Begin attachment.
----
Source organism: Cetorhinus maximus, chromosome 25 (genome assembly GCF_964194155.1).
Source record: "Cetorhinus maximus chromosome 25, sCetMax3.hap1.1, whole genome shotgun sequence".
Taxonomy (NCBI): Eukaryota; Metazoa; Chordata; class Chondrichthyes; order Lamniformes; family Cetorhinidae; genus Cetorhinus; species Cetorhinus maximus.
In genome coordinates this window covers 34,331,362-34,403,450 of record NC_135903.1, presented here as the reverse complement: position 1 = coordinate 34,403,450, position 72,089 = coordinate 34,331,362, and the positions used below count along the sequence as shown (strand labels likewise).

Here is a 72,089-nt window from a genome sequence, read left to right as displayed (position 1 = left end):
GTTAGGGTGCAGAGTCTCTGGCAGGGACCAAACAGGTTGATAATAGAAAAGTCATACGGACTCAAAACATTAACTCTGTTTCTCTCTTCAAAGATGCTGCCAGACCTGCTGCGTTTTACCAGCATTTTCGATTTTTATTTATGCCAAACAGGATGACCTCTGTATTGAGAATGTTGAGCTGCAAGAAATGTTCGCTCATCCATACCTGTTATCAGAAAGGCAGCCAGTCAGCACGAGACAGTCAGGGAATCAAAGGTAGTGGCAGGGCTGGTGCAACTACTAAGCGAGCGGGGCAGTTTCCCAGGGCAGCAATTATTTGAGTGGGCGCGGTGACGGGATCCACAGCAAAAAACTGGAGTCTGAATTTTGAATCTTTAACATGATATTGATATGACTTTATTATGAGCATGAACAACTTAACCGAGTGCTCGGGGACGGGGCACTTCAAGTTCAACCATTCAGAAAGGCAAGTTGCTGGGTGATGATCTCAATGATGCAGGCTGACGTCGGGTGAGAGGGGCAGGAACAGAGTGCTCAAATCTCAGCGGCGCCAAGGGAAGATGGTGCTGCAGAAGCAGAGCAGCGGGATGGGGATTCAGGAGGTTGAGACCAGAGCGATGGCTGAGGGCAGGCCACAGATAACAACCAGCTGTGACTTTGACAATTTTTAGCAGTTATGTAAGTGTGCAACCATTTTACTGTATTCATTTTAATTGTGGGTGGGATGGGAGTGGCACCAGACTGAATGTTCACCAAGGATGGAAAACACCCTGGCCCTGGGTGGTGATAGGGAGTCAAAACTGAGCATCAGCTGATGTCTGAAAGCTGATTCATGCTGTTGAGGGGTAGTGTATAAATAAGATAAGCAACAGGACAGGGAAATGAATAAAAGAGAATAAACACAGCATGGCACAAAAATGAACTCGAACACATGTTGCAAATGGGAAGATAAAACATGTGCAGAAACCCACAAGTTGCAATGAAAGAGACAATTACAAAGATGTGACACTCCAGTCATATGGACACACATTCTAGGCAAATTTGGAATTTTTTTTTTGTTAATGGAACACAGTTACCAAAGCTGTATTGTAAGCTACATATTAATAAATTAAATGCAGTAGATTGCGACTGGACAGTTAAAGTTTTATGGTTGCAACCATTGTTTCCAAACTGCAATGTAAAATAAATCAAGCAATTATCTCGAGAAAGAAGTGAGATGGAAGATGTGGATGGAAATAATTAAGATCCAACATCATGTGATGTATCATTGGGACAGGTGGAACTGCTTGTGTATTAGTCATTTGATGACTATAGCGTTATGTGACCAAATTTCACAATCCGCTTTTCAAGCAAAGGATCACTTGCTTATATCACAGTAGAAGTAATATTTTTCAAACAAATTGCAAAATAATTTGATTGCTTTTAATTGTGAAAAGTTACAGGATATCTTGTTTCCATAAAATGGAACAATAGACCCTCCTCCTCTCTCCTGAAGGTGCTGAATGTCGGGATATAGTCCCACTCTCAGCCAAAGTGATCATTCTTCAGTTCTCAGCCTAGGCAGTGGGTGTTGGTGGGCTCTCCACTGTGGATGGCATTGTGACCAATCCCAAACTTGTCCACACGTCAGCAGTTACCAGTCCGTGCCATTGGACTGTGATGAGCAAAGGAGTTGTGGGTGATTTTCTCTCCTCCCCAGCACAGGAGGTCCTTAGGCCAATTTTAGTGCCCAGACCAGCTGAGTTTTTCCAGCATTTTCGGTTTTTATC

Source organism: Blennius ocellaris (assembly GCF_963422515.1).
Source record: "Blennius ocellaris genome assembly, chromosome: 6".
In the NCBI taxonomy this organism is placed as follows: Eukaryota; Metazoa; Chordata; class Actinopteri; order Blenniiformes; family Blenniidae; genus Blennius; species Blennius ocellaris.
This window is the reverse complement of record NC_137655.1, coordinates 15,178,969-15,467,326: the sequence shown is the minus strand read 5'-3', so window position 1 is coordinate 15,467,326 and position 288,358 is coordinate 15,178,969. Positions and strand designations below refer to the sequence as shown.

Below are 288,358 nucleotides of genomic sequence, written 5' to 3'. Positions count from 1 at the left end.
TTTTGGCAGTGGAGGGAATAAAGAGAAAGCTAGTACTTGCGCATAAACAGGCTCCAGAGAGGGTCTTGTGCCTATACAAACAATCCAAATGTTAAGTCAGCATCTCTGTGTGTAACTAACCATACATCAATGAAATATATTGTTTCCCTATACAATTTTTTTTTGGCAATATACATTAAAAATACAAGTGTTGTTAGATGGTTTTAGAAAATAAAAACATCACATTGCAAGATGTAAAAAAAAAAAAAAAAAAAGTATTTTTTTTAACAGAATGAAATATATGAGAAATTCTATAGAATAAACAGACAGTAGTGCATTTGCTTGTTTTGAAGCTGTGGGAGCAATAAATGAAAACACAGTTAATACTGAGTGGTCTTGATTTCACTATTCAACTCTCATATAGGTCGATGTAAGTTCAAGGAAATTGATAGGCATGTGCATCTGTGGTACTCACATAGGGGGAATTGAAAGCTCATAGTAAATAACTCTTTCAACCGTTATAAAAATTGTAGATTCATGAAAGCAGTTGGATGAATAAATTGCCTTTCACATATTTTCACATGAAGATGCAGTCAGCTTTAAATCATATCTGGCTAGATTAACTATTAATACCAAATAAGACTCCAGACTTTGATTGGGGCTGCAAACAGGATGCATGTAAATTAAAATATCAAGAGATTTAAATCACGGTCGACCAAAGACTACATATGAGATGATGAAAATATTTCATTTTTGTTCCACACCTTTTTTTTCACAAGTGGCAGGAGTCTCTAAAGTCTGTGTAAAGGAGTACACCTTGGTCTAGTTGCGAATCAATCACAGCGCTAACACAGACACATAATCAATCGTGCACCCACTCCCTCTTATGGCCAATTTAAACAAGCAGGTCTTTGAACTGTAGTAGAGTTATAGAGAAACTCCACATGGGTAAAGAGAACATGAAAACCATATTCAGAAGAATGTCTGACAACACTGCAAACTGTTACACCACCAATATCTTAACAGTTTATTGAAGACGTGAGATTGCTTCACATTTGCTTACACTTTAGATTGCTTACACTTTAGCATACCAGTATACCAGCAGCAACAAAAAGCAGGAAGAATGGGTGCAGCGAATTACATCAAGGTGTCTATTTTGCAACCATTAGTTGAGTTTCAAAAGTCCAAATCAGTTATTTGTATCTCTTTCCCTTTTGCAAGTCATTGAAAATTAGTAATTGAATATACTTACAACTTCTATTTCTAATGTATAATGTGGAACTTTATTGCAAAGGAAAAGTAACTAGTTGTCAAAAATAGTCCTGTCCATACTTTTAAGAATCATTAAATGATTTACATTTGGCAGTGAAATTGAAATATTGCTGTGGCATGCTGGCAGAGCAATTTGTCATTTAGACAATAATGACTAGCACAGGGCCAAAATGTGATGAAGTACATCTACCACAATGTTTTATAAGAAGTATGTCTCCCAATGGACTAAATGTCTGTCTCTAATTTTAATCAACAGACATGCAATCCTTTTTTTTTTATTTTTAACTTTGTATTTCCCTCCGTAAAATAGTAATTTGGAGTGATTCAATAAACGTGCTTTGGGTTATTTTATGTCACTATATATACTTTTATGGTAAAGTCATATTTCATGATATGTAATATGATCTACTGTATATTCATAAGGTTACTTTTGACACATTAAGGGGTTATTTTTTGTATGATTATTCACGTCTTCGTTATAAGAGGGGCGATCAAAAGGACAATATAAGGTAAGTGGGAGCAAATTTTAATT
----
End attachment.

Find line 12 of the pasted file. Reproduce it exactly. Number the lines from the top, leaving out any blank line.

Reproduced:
TTTTGGCAGTGGAGGGAATAAAGAGAAAGCTAGTACTTGCGCATAAACAGGCTCCAGAGAGGGTCTTGTGCCTATACAAACAATCCAAATGTTAAGTCAGCATCTCTGTGTGTAACTAACCATACATCAATGAAATATATTGTTTCCCTATACAATTTTTTTTTGGCAATATACATTAAAAATACAAGTGTTGTTAGATGGTTTTAGAAAATAAAAACATCACATTGCAAGATGTAAAAAAAAAAAAAAAAAAAGTATTTTTTTTAACAGAATGAAATATATGAGAAATTCTATAGAATAAACAGACAGTAGTGCATTTGCTTGTTTTGAAGCTGTGGGAGCAATAAATGAAAACACAGTTAATACTGAGTGGTCTTGATTTCACTATTCAACTCTCATATAGGTCGATGTAAGTTCAAGGAAATTGATAGGCATGTGCATCTGTGGTACTCACATAGGGGGAATTGAAAGCTCATAGTAAATAACTCTTTCAACCGTTATAAAAATTGTAGATTCATGAAAGCAGTTGGATGAATAAATTGCCTTTCACATATTTTCACATGAAGATGCAGTCAGCTTTAAATCATATCTGGCTAGATTAACTATTAATACCAAATAAGACTCCAGACTTTGATTGGGGCTGCAAACAGGATGCATGTAAATTAAAATATCAAGAGATTTAAATCACGGTCGACCAAAGACTACATATGAGATGATGAAAATATTTCATTTTTGTTCCACACCTTTTTTTTCACAAGTGGCAGGAGTCTCTAAAGTCTGTGTAAAGGAGTACACCTTGGTCTAGTTGCGAATCAATCACAGCGCTAACACAGACACATAATCAATCGTGCACCCACTCCCTCTTATGGCCAATTTAAACAAGCAGGTCTTTGAACTGTAGTAGAGTTATAGAGAAACTCCACATGGGTAAAGAGAACATGAAAACCATATTCAGAAGAATGTCTGACAACACTGCAAACTGTTACACCACCAATATCTTAACAGTTTATTGAAGACGTGAGATTGCTTCACATTTGCTTACACTTTAGATTGCTTACACTTTAGCATACCAGTATACCAGCAGCAACAAAAAGCAGGAAGAATGGGTGCAGCGAATTACATCAAGGTGTCTATTTTGCAACCATTAGTTGAGTTTCAAAAGTCCAAATCAGTTATTTGTATCTCTTTCCCTTTTGCAAGTCATTGAAAATTAGTAATTGAATATACTTACAACTTCTATTTCTAATGTATAATGTGGAACTTTATTGCAAAGGAAAAGTAACTAGTTGTCAAAAATAGTCCTGTCCATACTTTTAAGAATCATTAAATGATTTACATTTGGCAGTGAAATTGAAATATTGCTGTGGCATGCTGGCAGAGCAATTTGTCATTTAGACAATAATGACTAGCACAGGGCCAAAATGTGATGAAGTACATCTACCACAATGTTTTATAAGAAGTATGTCTCCCAATGGACTAAATGTCTGTCTCTAATTTTAATCAACAGACATGCAATCCTTTTTTTTTTATTTTTAACTTTGTATTTCCCTCCGTAAAATAGTAATTTGGAGTGATTCAATAAACGTGCTTTGGGTTATTTTATGTCACTATATATACTTTTATGGTAAAGTCATATTTCATGATATGTAATATGATCTACTGTATATTCATAAGGTTACTTTTGACACATTAAGGGGTTATTTTTTGTATGATTATTCACGTCTTCGTTATAAGAGGGGCGATCAAAAGGACAATATAAGGTAAGTGGGAGCAAATTTTAATT